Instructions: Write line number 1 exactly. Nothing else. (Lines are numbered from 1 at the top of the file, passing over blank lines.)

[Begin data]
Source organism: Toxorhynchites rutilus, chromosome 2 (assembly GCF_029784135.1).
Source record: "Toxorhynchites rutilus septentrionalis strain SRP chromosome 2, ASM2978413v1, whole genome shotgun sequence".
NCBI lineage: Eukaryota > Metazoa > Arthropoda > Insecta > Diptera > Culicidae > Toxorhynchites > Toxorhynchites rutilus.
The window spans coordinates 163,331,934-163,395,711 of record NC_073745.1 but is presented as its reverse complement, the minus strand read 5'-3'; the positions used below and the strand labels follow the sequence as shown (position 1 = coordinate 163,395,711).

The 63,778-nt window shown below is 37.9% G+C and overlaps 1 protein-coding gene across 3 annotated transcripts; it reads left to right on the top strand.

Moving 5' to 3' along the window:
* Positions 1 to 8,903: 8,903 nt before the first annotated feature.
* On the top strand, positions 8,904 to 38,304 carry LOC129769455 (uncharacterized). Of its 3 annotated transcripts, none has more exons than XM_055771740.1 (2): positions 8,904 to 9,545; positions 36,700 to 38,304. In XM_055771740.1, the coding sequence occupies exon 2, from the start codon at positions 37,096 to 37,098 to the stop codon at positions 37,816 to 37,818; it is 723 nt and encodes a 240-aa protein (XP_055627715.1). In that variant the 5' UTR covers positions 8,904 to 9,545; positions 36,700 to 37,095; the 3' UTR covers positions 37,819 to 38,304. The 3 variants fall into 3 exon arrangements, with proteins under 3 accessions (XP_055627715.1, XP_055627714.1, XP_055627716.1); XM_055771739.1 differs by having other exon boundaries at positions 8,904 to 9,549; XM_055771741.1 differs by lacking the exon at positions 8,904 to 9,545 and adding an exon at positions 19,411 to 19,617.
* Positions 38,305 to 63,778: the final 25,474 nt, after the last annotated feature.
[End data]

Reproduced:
Source organism: Toxorhynchites rutilus, chromosome 2 (assembly GCF_029784135.1).